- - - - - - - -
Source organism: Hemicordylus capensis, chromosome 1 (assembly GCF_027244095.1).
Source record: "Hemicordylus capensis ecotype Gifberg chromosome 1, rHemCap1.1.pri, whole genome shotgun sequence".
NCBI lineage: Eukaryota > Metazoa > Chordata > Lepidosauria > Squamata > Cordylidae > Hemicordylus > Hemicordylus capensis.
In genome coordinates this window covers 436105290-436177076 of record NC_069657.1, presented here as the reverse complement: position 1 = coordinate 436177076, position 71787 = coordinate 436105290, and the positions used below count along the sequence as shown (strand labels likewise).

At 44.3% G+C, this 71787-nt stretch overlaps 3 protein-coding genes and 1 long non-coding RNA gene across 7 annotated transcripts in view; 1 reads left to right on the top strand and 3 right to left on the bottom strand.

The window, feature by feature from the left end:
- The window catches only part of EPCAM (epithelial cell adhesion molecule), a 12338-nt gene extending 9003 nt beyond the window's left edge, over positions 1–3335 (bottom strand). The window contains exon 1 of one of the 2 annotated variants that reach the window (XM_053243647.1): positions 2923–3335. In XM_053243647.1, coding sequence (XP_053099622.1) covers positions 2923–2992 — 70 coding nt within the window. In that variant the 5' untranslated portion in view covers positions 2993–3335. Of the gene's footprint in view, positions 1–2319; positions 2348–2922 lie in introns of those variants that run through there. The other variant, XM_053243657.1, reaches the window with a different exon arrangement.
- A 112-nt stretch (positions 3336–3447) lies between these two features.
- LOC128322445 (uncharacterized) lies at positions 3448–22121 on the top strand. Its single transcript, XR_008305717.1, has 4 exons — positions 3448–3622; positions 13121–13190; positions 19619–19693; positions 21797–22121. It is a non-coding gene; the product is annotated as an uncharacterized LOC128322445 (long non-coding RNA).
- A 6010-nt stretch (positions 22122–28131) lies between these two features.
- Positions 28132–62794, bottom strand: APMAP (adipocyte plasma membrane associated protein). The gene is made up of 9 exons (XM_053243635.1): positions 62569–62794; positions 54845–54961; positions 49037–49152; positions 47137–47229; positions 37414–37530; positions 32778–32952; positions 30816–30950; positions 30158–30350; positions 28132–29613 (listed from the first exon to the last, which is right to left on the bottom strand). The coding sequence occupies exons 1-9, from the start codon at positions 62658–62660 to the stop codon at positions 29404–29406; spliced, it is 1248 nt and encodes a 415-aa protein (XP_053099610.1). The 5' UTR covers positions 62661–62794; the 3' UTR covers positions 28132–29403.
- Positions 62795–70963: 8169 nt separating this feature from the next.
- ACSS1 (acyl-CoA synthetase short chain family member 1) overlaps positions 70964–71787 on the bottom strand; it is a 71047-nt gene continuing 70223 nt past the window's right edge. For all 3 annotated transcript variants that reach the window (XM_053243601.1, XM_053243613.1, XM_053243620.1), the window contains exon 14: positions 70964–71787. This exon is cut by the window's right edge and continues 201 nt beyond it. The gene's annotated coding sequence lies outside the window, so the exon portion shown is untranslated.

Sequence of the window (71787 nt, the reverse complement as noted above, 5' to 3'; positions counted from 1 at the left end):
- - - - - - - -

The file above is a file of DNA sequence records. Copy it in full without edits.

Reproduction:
Source organism: Hemicordylus capensis, chromosome 1 (assembly GCF_027244095.1).
Source record: "Hemicordylus capensis ecotype Gifberg chromosome 1, rHemCap1.1.pri, whole genome shotgun sequence".
NCBI lineage: Eukaryota > Metazoa > Chordata > Lepidosauria > Squamata > Cordylidae > Hemicordylus > Hemicordylus capensis.
In genome coordinates this window covers 436105290-436177076 of record NC_069657.1, presented here as the reverse complement: position 1 = coordinate 436177076, position 71787 = coordinate 436105290, and the positions used below count along the sequence as shown (strand labels likewise).

At 44.3% G+C, this 71787-nt stretch overlaps 3 protein-coding genes and 1 long non-coding RNA gene across 7 annotated transcripts in view; 1 reads left to right on the top strand and 3 right to left on the bottom strand.

The window, feature by feature from the left end:
- The window catches only part of EPCAM (epithelial cell adhesion molecule), a 12338-nt gene extending 9003 nt beyond the window's left edge, over positions 1–3335 (bottom strand). The window contains exon 1 of one of the 2 annotated variants that reach the window (XM_053243647.1): positions 2923–3335. In XM_053243647.1, coding sequence (XP_053099622.1) covers positions 2923–2992 — 70 coding nt within the window. In that variant the 5' untranslated portion in view covers positions 2993–3335. Of the gene's footprint in view, positions 1–2319; positions 2348–2922 lie in introns of those variants that run through there. The other variant, XM_053243657.1, reaches the window with a different exon arrangement.
- A 112-nt stretch (positions 3336–3447) lies between these two features.
- LOC128322445 (uncharacterized) lies at positions 3448–22121 on the top strand. Its single transcript, XR_008305717.1, has 4 exons — positions 3448–3622; positions 13121–13190; positions 19619–19693; positions 21797–22121. It is a non-coding gene; the product is annotated as an uncharacterized LOC128322445 (long non-coding RNA).
- A 6010-nt stretch (positions 22122–28131) lies between these two features.
- Positions 28132–62794, bottom strand: APMAP (adipocyte plasma membrane associated protein). The gene is made up of 9 exons (XM_053243635.1): positions 62569–62794; positions 54845–54961; positions 49037–49152; positions 47137–47229; positions 37414–37530; positions 32778–32952; positions 30816–30950; positions 30158–30350; positions 28132–29613 (listed from the first exon to the last, which is right to left on the bottom strand). The coding sequence occupies exons 1-9, from the start codon at positions 62658–62660 to the stop codon at positions 29404–29406; spliced, it is 1248 nt and encodes a 415-aa protein (XP_053099610.1). The 5' UTR covers positions 62661–62794; the 3' UTR covers positions 28132–29403.
- Positions 62795–70963: 8169 nt separating this feature from the next.
- ACSS1 (acyl-CoA synthetase short chain family member 1) overlaps positions 70964–71787 on the bottom strand; it is a 71047-nt gene continuing 70223 nt past the window's right edge. For all 3 annotated transcript variants that reach the window (XM_053243601.1, XM_053243613.1, XM_053243620.1), the window contains exon 14: positions 70964–71787. This exon is cut by the window's right edge and continues 201 nt beyond it. The gene's annotated coding sequence lies outside the window, so the exon portion shown is untranslated.

Sequence of the window (71787 nt, the reverse complement as noted above, 5' to 3'; positions counted from 1 at the left end):